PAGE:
Alaska Still King of Hunting Variety

dall sheepTexas is the supreme leader when it comes to the variety of huntable big game animals, but this is only possible due to the large numbers of high fenced ranches that make hunting global game species a possibility. If we are talking free range, fair-chase variety of huntable species, then Alaska is the current king. Here is a breakdown of what’s available to residents and non-residents.

The free-range bison is one huge meat provider and it is available to non-residents and residents. However, you will have to draw a tag and you will need some logistics to ensure that you get your trophy and your meat out of the field. This is a big animal to hunt, but it is wild and free ranging.

The moose is another behemoth that can fill a freezer. Moose are not as abundant as people are led to believe, but there are plenty to hunt for both residents and non-residents. No guide is needed, but again, logistics is everything and you will need to spend a couple thousand dollars just to see one during hunting season. Flying in Alaska is more expensive than flying from here to the lower 48. 

The Roosevelt elk is located in numerous spots in Alaska, but the trophy potential is below average at best. Elk are mostly considered meat in Alaska so there is no serious trophy management going on.  Most are found on islands so they offer a unique hunting experience for residents and non-residents alike.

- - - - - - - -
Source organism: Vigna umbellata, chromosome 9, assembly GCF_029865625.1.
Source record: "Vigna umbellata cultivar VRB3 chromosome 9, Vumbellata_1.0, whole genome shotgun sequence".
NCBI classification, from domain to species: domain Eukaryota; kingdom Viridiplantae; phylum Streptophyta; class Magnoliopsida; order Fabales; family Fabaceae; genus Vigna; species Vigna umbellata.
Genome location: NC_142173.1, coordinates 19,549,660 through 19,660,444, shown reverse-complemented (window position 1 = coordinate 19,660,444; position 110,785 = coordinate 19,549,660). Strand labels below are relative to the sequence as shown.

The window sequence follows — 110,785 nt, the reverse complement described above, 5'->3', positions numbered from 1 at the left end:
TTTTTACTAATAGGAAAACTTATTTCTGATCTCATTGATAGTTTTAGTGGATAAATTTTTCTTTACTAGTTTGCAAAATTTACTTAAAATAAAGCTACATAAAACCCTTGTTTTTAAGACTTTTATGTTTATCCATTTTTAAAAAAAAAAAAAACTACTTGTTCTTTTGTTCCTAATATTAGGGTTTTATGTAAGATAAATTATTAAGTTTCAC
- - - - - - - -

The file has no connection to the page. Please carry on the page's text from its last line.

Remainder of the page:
The brown bear is the legendary Alaska big game creature that is the ultimate trophy and the making of many hunting legends. Non-residents will need a guide and they will need thousands of dollars. Guided hunts range from $7000.00 to $23,000.00 depending on area and services required. The non-resident who are willing to pay have a clear advantage to obtaining tags as the state of Alaska makes it basically guaranteed to get a tag if going with an outfitter. Kodiak Island is the go-to nerve center for the largest bruins in the world but the Alaska Peninsula is also known for record book bears.

The black bear is very abundant and available to non-residents and residents as an over-the-counter tag. Multiple tags can be bought and black bears are located all over the place. The sky’s the limit on these.

The mountain goat is a great rock dweller that is available to non-residents if guided, and residents can either draw a tag or hunt on a registration tag. They are located mostly in Southeast Alaska and the southern mainland of Alaska, but Kodiak has tons of goats and the terrain is somewhat tamer than other locations.

Dall sheep are a very coveted animal to harvest and they are located in seven of Alaska’s mountain ranges. It takes great logistics to hunt them and non-residents need a guide to kill one.  There are huntable populations that are reachable from walk-in areas close to roads, but those spots are few and far between.

Caribou are the best starter game for hunting in Alaska. With ample numbers and tags, they are a great animal for non-residents and residents to hunt and eat.

The Musk Ox is the hairy beast of the north and those will require a hunting guide for non-residents also. The tags are hard to get and the logistics are very expensive. Some Alaskans have figured out that it is cheaper to fly to Canada and go on a guided Musk Ox hunt than it is to fill a tag in Alaska. It might be true, but what a great prehistoric trophy they make. 

Finally, the Sitka blacktail deer is the most handsome species in the deer family. They are in the Southeast, Prince William Sound and Kodiak Island areas of Alaska. No guide is needed and multiple tags can be purchased in most areas.